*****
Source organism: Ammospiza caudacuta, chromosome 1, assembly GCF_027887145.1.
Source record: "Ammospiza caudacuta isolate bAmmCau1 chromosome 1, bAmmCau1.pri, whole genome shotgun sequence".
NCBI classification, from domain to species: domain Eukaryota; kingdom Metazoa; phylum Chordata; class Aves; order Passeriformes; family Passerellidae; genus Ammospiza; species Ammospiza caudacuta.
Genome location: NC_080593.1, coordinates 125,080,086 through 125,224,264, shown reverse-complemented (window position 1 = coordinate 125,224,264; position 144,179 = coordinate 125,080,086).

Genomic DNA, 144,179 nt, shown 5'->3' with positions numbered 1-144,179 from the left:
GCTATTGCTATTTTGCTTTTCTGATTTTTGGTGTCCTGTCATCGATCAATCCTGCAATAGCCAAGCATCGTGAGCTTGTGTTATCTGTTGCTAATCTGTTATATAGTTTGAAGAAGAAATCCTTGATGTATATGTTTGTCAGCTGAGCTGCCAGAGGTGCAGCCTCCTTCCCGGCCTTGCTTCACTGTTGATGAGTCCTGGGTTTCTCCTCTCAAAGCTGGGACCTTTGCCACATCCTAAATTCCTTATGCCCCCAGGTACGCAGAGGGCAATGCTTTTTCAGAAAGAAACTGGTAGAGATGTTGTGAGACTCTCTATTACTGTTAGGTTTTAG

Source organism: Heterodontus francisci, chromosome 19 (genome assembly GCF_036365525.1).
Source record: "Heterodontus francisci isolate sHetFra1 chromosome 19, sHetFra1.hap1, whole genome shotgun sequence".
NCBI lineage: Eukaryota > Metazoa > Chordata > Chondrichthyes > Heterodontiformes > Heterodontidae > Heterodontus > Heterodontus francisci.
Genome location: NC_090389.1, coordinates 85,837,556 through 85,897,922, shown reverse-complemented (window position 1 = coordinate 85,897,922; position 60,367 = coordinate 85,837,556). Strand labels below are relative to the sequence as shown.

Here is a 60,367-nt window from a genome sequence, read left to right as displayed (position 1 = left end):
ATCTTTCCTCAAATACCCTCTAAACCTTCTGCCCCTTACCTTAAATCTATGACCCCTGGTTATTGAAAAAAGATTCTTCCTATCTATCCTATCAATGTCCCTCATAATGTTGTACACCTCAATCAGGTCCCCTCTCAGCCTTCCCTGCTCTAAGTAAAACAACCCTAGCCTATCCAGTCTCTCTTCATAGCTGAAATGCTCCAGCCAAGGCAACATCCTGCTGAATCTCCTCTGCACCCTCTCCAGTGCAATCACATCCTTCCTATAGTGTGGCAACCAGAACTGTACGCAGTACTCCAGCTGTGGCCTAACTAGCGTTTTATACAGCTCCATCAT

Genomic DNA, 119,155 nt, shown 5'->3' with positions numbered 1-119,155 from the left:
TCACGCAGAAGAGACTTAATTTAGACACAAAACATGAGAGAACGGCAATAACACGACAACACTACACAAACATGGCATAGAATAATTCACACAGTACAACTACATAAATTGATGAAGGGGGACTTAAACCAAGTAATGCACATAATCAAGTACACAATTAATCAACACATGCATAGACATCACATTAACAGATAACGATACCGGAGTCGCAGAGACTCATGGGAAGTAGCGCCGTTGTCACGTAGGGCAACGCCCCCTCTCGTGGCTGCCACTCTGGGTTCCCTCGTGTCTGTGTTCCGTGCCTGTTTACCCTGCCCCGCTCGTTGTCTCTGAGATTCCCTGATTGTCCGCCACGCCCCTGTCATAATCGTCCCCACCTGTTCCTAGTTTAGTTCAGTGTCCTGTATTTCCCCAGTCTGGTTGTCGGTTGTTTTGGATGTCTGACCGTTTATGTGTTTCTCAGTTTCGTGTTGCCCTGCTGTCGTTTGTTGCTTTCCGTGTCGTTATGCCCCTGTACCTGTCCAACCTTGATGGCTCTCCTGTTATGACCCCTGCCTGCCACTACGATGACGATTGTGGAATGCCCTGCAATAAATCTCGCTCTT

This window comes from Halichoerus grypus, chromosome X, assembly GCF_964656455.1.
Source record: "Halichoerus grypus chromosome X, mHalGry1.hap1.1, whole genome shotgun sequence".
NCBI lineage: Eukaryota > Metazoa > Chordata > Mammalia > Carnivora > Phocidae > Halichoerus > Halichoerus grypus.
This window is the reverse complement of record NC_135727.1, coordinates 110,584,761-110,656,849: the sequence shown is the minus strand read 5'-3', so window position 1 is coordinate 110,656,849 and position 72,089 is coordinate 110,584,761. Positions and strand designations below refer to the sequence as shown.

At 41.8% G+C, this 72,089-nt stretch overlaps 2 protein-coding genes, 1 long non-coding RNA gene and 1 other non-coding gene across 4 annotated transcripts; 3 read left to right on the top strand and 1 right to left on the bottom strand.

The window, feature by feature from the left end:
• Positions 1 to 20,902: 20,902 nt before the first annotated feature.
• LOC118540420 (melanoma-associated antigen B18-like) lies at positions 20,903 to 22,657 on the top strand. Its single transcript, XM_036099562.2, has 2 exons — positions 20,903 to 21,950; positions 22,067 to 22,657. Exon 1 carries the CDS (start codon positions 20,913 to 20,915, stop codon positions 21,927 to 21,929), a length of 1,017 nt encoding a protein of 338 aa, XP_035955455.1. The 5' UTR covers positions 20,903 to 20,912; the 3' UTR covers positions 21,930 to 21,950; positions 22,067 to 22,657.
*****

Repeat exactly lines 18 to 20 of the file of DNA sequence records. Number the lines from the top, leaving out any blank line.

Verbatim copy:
This window is the reverse complement of record NC_135727.1, coordinates 110,584,761-110,656,849: the sequence shown is the minus strand read 5'-3', so window position 1 is coordinate 110,656,849 and position 72,089 is coordinate 110,584,761. Positions and strand designations below refer to the sequence as shown.

At 41.8% G+C, this 72,089-nt stretch overlaps 2 protein-coding genes, 1 long non-coding RNA gene and 1 other non-coding gene across 4 annotated transcripts; 3 read left to right on the top strand and 1 right to left on the bottom strand.

The window, feature by feature from the left end: